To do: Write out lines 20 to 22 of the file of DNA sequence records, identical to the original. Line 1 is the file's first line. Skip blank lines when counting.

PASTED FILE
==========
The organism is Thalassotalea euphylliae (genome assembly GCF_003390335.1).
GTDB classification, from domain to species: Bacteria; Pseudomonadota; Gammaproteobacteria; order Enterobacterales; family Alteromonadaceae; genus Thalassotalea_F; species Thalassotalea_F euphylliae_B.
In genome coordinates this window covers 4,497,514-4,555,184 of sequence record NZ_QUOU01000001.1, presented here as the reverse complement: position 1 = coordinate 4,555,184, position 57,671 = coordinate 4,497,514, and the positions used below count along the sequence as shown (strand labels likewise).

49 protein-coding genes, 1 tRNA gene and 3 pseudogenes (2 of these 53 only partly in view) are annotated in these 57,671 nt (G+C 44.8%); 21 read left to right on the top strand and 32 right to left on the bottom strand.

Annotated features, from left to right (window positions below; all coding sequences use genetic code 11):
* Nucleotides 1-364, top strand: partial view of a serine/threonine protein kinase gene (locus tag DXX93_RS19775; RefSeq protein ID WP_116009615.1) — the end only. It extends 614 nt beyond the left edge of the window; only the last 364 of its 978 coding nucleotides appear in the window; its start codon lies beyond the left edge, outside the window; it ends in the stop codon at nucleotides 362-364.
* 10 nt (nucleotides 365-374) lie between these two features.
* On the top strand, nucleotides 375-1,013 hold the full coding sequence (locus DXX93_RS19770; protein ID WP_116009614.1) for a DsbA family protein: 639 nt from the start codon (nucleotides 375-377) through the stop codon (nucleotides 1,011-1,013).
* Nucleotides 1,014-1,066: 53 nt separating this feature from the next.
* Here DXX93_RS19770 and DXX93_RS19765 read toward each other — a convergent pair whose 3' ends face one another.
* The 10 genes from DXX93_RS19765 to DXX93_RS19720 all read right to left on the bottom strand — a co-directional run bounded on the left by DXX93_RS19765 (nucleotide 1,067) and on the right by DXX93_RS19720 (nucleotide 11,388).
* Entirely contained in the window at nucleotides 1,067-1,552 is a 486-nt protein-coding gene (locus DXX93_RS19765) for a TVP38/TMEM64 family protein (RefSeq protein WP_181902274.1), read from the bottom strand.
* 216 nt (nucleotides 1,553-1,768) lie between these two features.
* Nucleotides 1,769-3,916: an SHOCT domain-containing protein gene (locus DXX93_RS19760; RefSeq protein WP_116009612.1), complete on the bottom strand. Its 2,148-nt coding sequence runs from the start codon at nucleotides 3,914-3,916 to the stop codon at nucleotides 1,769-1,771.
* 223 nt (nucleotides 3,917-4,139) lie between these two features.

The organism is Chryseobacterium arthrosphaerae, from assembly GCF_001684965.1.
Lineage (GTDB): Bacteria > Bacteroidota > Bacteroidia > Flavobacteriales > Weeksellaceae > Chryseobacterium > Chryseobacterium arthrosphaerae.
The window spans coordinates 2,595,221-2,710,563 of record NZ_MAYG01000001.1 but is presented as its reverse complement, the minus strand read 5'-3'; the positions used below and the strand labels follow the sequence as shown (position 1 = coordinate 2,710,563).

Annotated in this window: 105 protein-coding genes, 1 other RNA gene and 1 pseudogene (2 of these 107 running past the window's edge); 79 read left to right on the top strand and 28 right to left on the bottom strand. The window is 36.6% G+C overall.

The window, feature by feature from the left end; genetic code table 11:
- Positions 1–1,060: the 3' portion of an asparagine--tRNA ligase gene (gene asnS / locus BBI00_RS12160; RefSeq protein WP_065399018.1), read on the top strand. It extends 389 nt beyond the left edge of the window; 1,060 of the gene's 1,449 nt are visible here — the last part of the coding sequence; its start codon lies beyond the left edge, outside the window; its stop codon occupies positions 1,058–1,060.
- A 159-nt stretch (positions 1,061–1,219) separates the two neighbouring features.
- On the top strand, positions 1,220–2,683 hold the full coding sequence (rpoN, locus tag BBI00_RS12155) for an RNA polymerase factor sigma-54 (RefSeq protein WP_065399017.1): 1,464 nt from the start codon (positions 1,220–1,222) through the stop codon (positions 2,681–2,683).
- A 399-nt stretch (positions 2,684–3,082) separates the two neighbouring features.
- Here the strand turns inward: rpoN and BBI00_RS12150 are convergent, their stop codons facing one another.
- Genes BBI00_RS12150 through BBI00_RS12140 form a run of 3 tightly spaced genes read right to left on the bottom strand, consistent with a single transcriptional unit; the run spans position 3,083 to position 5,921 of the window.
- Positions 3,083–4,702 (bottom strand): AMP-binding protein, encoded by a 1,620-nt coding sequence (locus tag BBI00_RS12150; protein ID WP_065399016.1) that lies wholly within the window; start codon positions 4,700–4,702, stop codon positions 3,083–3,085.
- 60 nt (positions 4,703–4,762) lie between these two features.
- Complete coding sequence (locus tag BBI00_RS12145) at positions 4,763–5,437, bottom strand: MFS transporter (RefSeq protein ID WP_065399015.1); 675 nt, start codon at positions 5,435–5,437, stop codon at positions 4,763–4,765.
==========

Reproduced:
The window, feature by feature from the left end; genetic code table 11:
- Positions 1–1,060: the 3' portion of an asparagine--tRNA ligase gene (gene asnS / locus BBI00_RS12160; RefSeq protein WP_065399018.1), read on the top strand. It extends 389 nt beyond the left edge of the window; 1,060 of the gene's 1,449 nt are visible here — the last part of the coding sequence; its start codon lies beyond the left edge, outside the window; its stop codon occupies positions 1,058–1,060.
- A 159-nt stretch (positions 1,061–1,219) separates the two neighbouring features.